Rigby CER S NO392123 1 100m SEF
Rigby 1954 OS 1 inch 7th series (version A)
Rigby 1955 OS 1:25000 1st series [compiled from 6 inch sheets last fully revised 1912–13]
Rigby 1963 OS 1 inch 7th series (version A)
This is a modern formation, using the place-name element -by, deriving ultimately from ON bý(r), found occasionally in Fife (see Elements Glossary PNF 5), but much better known in Yorkshire and Lincolnshire (as -by or -bie). The first element is the surname Rigg, since a family of this name were important land-holders in the area for much of the early nineteenth century. In 1820, according to John Wood’s map of Cupar, James Home Rigg was living at Tarvit House and was proprietor of land between it and the River Eden. According to OS Name Book (1853) the northern part of nearby Cairngreen Wood CUP also belonged to J[ohn] H[ome] Rigg Esq., Tarvit. This man’s father was Patrick Rigg, who also held Tarvit House. In 1841 John Home Rigg’s son, Patrick Rigg, married his first cousin, Margaret Brougham, daughter of Margaret Rigg, who was herself the daughter of Patrick Rigg senior (Burke’s Peerage 2003). The Riggs held land at Tollcross, Edinburgh, which has given rise to a clutch of related names in this part of town, such as Home Street, Tarvit Street and Brougham Street (see also Drumdryan Quarry CUP PNF 4).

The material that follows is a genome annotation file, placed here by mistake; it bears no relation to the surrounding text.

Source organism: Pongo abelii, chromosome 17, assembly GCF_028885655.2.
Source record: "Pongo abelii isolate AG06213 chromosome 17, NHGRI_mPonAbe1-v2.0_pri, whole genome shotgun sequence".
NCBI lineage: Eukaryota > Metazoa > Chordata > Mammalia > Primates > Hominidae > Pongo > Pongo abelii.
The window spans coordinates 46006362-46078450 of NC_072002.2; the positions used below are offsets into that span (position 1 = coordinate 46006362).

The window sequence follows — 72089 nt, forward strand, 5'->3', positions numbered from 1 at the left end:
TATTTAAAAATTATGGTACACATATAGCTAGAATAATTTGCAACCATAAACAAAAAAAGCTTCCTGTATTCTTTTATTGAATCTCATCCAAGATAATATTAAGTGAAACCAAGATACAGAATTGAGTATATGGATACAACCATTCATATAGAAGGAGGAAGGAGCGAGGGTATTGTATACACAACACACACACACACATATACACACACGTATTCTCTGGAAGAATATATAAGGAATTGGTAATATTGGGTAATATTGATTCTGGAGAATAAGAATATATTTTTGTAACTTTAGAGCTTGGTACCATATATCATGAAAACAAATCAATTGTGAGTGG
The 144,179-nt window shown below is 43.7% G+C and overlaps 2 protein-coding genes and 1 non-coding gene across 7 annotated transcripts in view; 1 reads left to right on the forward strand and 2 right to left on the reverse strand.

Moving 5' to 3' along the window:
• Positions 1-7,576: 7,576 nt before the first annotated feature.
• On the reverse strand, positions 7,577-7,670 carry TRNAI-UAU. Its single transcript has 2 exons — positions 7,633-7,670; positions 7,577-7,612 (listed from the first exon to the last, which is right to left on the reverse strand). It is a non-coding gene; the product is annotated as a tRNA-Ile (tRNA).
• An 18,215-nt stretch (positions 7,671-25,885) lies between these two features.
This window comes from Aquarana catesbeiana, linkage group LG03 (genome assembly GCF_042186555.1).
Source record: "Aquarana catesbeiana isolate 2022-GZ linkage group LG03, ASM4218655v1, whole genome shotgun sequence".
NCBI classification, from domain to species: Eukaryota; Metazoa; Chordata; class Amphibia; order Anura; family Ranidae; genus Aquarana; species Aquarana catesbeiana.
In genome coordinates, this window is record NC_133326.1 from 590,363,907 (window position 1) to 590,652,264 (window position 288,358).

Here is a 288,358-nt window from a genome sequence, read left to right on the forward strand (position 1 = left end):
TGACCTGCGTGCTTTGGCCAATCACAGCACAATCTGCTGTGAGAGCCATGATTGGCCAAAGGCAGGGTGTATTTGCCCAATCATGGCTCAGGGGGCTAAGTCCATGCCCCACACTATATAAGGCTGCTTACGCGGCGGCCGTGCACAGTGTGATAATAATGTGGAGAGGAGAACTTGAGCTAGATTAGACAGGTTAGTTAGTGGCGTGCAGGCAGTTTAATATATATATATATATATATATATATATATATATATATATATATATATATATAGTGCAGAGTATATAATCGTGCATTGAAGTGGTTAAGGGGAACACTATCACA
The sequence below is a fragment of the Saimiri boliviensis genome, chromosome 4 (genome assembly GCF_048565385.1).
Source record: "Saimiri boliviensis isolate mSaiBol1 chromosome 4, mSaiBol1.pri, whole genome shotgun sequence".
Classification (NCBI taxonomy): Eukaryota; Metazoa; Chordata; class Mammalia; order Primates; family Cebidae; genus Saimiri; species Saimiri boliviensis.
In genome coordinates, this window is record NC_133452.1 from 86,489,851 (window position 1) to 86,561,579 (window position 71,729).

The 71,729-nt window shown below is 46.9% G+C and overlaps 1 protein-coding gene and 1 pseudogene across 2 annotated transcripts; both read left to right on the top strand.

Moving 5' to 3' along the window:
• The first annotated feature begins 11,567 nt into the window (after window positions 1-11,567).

It appears as Longridge on OS 6 inch 1st edn (1855), as well as on OS 1 inch 2nd edn (1897). Neither Rigby nor Longridge are on OS 1 inch 7th series reprint of 1967–68, nor on OS 6 inch 1970 revision, but Rigby still appears on OS Mastermap (2007).
The name is discussed briefly in Taylor 1995a, 167, where it was rejected as being a genuine early bý-name on account of its very late appearance in the record.
This place-name appeared in printed volume 2